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Renovating or demolishing? Some guidance on how to mitigate exposing yourself and those around you to asbestos



 

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Conference:

kNOw cancer risks at work, Cockle Bay Sydney, May 2015

 

Presenter:

Bret Baker, President, Asbestos Removal Contractors Association of NSW

 

Title:

Renovating or demolishing? Some guidance on how to mitigate exposing yourself and those around you to asbestos

 

Presentation outline:

Bret Baker provides an overview of key steps that can be taken to reduce the risk of asbestos exposure when renovating or demolishing, as well as common misconceptions and mistakes.

Read transcript

So, guidance on how to get out of exposing yourself. In New South Wales. I must say there is a lot of information in relation to mitigating your exposure and the effect to you of asbestos. Government organisations on a national basis and state basis have been putting in a lot of effort to make people aware.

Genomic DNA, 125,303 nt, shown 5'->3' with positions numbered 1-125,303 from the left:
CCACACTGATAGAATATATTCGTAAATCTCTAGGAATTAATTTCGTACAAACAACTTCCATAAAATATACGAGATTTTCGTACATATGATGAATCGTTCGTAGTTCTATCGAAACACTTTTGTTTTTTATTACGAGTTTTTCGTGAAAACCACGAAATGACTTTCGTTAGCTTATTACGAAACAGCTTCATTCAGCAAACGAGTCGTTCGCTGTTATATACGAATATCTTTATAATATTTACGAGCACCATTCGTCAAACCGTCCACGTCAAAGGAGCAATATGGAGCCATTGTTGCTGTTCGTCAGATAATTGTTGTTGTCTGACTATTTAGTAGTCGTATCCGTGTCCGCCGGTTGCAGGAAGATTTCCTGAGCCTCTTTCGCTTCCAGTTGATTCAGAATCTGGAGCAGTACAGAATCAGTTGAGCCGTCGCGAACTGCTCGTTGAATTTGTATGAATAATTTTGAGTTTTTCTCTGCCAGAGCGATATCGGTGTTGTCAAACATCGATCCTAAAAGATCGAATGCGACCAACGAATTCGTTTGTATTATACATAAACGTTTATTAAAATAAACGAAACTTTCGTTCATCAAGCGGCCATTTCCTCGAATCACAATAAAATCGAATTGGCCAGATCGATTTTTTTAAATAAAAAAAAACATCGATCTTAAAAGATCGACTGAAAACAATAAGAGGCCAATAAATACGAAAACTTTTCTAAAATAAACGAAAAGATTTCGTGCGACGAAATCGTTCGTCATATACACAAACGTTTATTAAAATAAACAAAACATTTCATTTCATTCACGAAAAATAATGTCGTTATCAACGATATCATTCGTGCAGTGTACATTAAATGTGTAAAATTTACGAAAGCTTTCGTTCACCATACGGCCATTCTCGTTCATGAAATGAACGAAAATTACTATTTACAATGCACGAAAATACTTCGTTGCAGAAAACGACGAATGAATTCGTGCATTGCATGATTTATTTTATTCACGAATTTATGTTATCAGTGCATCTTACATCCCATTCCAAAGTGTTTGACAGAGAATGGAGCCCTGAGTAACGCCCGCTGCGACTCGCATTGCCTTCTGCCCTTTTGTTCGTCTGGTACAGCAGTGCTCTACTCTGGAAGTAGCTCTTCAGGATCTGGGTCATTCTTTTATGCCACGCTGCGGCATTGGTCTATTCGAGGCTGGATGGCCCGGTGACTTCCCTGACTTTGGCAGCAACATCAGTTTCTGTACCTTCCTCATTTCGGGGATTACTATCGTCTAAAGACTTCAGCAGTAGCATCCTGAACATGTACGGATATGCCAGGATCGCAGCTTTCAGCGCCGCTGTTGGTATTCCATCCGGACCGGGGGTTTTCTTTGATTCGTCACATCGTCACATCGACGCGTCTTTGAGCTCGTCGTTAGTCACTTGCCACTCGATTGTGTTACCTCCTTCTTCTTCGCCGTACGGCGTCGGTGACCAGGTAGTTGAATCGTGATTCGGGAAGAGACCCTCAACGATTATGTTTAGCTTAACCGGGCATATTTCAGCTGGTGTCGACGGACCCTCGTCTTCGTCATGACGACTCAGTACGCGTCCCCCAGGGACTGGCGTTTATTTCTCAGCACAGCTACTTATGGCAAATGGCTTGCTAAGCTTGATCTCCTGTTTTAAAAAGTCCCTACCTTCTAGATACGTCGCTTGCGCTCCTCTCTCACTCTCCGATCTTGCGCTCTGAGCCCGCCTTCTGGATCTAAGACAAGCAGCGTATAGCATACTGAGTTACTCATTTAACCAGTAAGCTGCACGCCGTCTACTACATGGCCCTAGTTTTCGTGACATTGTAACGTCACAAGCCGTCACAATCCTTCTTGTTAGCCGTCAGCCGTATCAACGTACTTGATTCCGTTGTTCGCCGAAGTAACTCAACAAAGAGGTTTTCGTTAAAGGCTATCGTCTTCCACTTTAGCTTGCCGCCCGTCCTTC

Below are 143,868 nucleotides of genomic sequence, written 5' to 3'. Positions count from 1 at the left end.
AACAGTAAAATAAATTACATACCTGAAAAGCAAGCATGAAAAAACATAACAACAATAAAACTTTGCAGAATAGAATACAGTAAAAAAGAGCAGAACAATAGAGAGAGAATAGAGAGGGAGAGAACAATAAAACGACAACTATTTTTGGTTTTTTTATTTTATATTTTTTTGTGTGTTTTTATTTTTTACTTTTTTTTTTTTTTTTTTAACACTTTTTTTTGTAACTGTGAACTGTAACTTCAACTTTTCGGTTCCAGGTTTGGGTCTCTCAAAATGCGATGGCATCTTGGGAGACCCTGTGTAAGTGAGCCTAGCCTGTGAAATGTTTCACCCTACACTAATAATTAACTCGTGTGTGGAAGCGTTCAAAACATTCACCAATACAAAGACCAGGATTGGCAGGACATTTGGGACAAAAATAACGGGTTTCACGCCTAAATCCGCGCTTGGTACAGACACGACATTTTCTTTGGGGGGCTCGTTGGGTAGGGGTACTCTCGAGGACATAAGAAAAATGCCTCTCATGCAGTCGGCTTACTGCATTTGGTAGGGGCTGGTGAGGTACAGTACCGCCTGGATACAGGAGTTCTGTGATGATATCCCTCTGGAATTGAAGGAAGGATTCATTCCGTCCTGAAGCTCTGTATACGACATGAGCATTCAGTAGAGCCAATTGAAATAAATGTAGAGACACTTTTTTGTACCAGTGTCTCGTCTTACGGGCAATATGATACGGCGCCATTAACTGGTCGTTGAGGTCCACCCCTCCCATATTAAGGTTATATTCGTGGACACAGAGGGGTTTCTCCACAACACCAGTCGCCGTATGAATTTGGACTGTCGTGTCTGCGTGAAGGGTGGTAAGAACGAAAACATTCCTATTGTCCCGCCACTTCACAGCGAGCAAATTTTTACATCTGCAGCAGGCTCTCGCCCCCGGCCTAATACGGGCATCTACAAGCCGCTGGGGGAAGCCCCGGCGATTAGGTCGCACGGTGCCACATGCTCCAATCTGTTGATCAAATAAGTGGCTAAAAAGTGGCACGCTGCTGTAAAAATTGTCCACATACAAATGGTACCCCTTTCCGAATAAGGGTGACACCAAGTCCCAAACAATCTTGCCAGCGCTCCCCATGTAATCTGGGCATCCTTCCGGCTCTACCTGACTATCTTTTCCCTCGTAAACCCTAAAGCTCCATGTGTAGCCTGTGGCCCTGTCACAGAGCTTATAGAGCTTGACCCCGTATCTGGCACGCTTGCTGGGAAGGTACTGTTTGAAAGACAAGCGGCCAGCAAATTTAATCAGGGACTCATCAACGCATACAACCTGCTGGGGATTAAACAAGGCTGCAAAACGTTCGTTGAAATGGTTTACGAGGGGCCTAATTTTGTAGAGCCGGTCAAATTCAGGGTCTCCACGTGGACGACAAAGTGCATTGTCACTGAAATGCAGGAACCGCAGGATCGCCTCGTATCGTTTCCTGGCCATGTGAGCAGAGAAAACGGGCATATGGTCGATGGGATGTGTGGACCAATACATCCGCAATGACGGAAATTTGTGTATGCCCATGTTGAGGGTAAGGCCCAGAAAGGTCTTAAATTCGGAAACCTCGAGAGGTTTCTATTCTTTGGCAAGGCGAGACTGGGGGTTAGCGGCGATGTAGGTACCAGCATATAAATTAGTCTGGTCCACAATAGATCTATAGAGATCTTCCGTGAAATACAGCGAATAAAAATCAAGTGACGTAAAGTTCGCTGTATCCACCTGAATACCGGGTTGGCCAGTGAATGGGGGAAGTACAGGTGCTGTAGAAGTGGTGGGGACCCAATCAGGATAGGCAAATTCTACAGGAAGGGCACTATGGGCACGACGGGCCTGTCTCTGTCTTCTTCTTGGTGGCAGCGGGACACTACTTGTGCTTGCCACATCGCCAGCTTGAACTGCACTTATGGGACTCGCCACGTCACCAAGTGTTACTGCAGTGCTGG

It is still quite surprising, how little the knowledge that is out there with some people in the community in relation to contractors. Contractors’ seem to be getting very well informed by the regulator, particularly in New South Wales. Workcover New South Wales, they are putting in a lot of effort to make people aware of the Act and Regulation 2011 and national harmonisation has come in to play for contractors in New South Wales. It’s not obviously across the country but in New South Wales we have picked up our act in terms of regulation, which I see is a way of moving forward.